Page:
There are some books that call to you, that speak a language you so understand, that say in few words a world of change, reality, and difference. For me, Our Homesick Songs was such a book.
This lyrical, music set to words tale, encouraged the reader to paint pictures, to fill in those blank spaces on a canvas that was a story that in many ways was cautionary but also celebrated the idea of hope. Big Running is a small town fishing town. It was a beautiful place inspired by the people who resided there, the beauty of nature, and the catching of fish, their life blood. Then, in what seems like an instant, the fish are gone, and the town and its residents die a little each day. The people slowly leave and those left behind struggle with their hopes and dreams of time past and the eternal belief that life will return in its circular way and that what is beloved will again be within their grasp.
Aidan and Martha, parents to Cora and Finn, struggle to stay on their treasured island. Their children, Cora and Finn are left with one parent for six months at a time, as the parents strive to make ends meet. Each child believes they control their destinies. Finn thinking through music, his accordion and a solitary music instructor, that he will devise a way to bring the fish back, while Cora decorates the abandoned houses to represent the world outside of their village. Finn wants home to be that island, while Cora desires the rest of the world. This family searches for meaning, their own meaning through music, the songs of old, and the face of reality.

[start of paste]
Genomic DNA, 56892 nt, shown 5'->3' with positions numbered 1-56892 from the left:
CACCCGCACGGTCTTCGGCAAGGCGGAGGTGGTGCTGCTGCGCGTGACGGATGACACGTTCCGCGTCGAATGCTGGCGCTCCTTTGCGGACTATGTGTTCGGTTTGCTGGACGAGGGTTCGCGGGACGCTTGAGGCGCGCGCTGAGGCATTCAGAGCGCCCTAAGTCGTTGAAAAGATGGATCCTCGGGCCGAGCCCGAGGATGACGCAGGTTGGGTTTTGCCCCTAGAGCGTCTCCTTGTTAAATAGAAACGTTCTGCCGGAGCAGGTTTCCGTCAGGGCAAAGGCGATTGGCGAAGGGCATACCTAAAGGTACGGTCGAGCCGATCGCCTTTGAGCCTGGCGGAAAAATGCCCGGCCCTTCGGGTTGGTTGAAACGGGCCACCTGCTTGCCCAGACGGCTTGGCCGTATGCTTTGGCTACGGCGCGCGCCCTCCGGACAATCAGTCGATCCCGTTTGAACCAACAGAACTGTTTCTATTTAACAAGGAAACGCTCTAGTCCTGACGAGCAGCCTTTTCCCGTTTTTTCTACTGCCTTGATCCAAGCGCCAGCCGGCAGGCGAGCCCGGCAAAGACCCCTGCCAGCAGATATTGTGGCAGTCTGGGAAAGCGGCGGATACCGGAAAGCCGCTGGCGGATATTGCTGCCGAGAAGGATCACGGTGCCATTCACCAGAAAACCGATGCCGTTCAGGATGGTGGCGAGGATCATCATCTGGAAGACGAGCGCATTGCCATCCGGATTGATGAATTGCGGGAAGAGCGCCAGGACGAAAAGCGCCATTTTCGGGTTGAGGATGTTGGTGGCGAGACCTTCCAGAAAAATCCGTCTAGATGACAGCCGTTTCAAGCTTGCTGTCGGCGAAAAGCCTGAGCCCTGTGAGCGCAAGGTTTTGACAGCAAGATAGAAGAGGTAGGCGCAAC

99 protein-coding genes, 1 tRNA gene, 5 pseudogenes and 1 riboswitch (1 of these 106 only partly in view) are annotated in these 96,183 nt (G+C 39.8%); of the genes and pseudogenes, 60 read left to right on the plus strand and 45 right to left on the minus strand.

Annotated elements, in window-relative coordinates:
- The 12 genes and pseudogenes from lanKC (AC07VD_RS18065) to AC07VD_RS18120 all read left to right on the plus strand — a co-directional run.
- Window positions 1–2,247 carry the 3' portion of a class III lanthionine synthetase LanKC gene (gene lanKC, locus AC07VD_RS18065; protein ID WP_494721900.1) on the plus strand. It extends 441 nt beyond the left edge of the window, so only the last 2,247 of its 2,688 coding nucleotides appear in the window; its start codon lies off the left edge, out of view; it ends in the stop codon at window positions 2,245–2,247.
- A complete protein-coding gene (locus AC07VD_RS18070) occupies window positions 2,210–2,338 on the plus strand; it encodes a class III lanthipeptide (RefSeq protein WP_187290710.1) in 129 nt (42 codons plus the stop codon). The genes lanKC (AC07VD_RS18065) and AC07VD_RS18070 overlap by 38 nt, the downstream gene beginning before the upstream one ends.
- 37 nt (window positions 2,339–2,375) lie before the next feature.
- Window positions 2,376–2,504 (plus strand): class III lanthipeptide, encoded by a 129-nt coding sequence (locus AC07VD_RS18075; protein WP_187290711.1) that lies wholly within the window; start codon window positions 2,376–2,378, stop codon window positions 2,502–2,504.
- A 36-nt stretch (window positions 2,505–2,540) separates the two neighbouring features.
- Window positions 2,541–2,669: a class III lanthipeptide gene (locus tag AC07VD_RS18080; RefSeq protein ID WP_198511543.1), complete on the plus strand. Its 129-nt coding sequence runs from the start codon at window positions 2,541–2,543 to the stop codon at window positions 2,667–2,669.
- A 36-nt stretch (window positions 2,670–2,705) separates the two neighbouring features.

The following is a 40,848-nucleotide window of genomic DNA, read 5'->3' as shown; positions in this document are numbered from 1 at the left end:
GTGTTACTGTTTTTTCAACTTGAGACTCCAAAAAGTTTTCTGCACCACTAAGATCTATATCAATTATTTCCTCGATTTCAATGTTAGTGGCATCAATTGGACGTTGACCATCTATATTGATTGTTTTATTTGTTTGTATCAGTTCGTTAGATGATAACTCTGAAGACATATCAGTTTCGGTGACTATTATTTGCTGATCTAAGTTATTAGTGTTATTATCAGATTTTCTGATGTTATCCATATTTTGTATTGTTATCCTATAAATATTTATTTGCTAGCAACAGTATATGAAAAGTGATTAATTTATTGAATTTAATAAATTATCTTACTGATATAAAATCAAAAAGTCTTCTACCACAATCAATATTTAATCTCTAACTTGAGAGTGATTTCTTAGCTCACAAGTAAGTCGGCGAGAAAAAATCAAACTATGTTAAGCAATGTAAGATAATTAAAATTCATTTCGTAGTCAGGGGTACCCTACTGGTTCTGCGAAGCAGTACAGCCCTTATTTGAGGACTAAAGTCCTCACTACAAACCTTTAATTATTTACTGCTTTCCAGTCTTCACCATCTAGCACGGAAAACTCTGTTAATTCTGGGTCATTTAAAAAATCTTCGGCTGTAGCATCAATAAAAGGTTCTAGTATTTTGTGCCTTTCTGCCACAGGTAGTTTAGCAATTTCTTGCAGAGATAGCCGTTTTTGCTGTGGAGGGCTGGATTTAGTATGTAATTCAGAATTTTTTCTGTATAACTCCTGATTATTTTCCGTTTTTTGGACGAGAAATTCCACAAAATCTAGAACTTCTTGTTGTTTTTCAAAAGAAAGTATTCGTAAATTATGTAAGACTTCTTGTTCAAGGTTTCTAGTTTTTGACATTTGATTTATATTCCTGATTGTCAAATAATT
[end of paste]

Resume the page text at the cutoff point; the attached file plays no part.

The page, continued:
This beautiful lyrical tale, blended the mystical, the lyrical, and the musical with the daily trappings of reality. It created spaces in the text that required the reader to fill in their own thoughts, their own dreams, and mostly their own desire for the earth, our little corner of it, to provide us with our home, with our peace, and with our need to treasure the earth upon which we have built the place we call home.
Thank you to Emma Hooper, Simon & Schuster, and NetGalley for providing a copy of this ethereal story to this reader.
“Look again at that dot. That’s here. That’s home. That’s us. On it everyone you love, everyone you know, everyone you ever heard of, every human being who ever was, lived out their lives.” (Carl Sagan)